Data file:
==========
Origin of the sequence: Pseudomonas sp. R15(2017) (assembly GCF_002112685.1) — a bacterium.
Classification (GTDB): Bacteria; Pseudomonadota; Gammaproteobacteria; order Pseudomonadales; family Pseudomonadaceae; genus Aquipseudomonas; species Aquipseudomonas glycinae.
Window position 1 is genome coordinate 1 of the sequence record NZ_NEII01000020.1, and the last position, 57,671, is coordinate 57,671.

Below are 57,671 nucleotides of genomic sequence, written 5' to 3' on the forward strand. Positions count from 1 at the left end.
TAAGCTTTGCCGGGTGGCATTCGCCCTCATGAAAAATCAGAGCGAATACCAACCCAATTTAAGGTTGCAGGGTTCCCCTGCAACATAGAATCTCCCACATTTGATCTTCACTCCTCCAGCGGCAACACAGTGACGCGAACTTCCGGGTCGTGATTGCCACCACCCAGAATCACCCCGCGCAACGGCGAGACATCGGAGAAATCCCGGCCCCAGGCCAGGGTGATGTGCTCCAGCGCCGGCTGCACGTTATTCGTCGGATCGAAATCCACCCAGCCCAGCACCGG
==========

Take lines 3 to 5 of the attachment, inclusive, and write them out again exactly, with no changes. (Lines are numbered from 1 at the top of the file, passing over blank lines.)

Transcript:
Window position 1 is genome coordinate 1 of the sequence record NZ_NEII01000020.1, and the last position, 57,671, is coordinate 57,671.

Below are 57,671 nucleotides of genomic sequence, written 5' to 3' on the forward strand. Positions count from 1 at the left end.
TAAGCTTTGCCGGGTGGCATTCGCCCTCATGAAAAATCAGAGCGAATACCAACCCAATTTAAGGTTGCAGGGTTCCCCTGCAACATAGAATCTCCCACATTTGATCTTCACTCCTCCAGCGGCAACACAGTGACGCGAACTTCCGGGTCGTGATTGCCACCACCCAGAATCACCCCGCGCAACGGCGAGACATCGGAGAAATCCCGGCCCCAGGCCAGGGTGATGTGCTCCAGCGCCGGCTGCACGTTATTCGTCGGATCGAAATCCACCCAGCCCAGCACCGG